Prior to the opening of Of Heaven and Earth at the Oklahoma City Museum of Art, the exhibition was on view in Great Britain in an expanded version including decorative arts at the Kelvingrove Art Gallery and Museum in Glasgow (April–August 2012). Subsequently, it will be presented at Compton Verney in Warwickshire (March–June 2013).
Of Heaven and Earth marks the second collaboration between the AFA and Glasgow Museums. In 2002, the two institutions coorganized Millet to Matisse: Nineteenth- and Twentieth-Century French Painting from Kelvingrove Art Gallery, Glasgow.
Exhibition Credit Line: The exhibition is organized by the American Federation of Arts and Glasgow Museums. In-kind support is provided by Barbara and Richard S. Lane and Christie’s.
The American Federation of Arts is pleased to participate in the 2013 Year of Italian Culture, which celebrates Italian cultural and scientific legacies in the United States.
Guest Curator: The guest curator is Peter Humfrey, an internationally renowned specialist in Italian Renaissance art who had a distinguished 35-year career as a professor at the University of St. Andrews. Humfrey has curated numerous exhibitions and authored acclaimed books on the Italian Renaissance, including Titian (2007),Lorenzo Lotto (1997), Painting in Renaissance Venice (1995), and The Altarpiece in Renaissance Venice (1993).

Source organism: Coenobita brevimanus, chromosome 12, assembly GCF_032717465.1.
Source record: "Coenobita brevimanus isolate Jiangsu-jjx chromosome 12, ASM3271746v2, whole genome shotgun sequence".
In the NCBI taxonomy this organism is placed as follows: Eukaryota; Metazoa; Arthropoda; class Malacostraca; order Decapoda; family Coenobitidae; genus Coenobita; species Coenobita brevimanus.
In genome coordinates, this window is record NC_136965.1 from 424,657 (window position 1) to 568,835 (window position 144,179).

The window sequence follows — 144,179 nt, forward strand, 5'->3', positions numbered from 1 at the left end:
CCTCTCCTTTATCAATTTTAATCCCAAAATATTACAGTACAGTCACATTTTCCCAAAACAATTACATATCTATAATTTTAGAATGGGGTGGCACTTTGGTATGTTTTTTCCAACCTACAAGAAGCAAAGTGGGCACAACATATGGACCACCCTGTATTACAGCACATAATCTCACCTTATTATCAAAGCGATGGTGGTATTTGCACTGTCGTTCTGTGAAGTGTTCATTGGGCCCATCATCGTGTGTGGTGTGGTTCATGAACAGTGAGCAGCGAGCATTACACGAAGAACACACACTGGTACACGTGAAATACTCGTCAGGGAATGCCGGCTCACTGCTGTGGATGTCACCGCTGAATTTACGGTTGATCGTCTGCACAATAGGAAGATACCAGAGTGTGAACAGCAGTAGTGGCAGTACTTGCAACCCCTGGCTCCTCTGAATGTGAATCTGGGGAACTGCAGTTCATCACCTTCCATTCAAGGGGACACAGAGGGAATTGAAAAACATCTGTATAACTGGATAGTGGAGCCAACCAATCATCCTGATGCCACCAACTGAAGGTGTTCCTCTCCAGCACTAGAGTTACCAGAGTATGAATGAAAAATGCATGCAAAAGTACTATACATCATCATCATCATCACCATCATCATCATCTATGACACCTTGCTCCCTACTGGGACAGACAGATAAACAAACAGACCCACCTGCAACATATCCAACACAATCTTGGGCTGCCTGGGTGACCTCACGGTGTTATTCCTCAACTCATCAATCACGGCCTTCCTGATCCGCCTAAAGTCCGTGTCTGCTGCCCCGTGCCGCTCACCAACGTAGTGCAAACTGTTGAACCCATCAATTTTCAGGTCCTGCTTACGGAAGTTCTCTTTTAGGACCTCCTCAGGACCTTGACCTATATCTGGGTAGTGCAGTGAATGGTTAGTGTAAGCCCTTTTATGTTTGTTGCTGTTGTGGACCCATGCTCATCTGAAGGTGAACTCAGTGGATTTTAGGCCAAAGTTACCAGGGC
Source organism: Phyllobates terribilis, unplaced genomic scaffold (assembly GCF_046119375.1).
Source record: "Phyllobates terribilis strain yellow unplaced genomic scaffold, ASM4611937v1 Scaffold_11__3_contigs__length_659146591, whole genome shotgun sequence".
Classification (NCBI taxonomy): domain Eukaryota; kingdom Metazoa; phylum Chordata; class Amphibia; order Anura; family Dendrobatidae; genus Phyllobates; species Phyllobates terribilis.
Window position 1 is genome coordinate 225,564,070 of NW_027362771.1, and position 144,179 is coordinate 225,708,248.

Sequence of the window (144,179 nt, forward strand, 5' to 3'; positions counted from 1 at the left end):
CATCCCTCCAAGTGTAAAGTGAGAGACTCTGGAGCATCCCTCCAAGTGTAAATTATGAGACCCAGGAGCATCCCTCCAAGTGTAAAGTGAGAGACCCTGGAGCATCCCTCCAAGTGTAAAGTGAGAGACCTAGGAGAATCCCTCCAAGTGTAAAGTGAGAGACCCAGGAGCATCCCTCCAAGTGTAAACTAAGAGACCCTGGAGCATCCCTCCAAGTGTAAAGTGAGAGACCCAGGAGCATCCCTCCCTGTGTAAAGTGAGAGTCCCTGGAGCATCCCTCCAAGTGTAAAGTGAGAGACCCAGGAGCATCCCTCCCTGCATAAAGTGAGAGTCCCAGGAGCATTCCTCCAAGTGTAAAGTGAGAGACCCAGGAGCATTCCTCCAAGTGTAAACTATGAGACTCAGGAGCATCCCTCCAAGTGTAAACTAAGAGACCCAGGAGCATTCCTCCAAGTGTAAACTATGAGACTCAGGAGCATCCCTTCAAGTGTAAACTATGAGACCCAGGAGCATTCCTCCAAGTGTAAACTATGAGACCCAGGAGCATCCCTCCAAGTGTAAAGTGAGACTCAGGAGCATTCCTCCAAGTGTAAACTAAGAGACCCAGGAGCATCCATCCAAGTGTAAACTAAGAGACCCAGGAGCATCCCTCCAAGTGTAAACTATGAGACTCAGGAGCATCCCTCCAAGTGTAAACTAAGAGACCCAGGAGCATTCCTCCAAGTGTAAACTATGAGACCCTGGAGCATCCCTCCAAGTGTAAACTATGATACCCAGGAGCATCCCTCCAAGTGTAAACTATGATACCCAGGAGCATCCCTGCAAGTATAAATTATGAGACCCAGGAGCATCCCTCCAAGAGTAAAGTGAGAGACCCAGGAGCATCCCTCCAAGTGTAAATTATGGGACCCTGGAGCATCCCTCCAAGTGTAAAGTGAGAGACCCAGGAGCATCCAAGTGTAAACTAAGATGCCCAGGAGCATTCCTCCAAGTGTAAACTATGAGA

Publication: The exhibition will be accompanied by a scholarly publication featuring essays on Glasgow’s collections and the museum’s Italian paintings by the guest curator. The catalogue entries will incorporate, where relevant, the results of technical conservation examinations that have revealed artists’ working methods in addition to new art historical research.
American Federation of Arts: The AFA is a nonprofit institution that organizes art exhibitions for presentation in museums around the world, publishes exhibition catalogues, and develops various educational programs. Over the years, millions of visitors in museums around the world have viewed more than 3,000 AFA exhibitions. For more information about the AFA’s exhibitions, publications, and events, visit www.afaweb.org.
Glasgow Museums: Glasgow Museums operates ten civic museums throughout Glasgow, which is a major cultural center in the United Kingdom. The museums attract more than three million visits a year through a combination of their permanent displays and world-class exhibitions. They are all free to visit. For further information, visit www.glasgowlife.org.uk.